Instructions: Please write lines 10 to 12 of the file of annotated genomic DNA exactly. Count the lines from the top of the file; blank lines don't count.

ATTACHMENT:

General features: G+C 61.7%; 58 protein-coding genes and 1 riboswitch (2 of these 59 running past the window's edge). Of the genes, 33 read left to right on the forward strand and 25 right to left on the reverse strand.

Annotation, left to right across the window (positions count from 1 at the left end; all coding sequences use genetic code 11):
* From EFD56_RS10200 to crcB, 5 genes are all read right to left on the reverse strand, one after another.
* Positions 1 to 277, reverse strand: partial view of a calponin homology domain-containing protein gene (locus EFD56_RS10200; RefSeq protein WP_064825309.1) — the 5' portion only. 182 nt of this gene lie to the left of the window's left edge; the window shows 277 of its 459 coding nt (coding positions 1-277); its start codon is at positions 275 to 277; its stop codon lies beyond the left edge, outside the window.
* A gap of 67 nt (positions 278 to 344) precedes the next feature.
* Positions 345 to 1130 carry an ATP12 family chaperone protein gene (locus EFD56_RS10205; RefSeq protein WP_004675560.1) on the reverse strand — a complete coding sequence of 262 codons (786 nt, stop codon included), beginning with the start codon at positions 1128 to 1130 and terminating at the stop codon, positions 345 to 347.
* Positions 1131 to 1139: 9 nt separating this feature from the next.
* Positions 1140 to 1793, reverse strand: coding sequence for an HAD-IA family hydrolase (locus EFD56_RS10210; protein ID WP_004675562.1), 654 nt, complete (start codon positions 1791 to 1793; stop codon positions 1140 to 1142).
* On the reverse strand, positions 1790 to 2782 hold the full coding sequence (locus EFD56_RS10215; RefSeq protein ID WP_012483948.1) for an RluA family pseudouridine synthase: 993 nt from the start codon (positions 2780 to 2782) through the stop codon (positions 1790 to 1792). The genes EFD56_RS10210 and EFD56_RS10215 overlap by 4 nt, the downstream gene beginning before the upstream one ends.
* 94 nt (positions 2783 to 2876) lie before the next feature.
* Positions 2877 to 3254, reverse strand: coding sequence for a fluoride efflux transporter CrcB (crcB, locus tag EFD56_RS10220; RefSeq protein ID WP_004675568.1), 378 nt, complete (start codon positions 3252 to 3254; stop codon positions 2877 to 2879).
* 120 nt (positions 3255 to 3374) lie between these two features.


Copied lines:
* 94 nt (positions 2783 to 2876) lie before the next feature.
* Positions 2877 to 3254, reverse strand: coding sequence for a fluoride efflux transporter CrcB (crcB, locus tag EFD56_RS10220; RefSeq protein ID WP_004675568.1), 378 nt, complete (start codon positions 3252 to 3254; stop codon positions 2877 to 2879).
* 120 nt (positions 3255 to 3374) lie between these two features.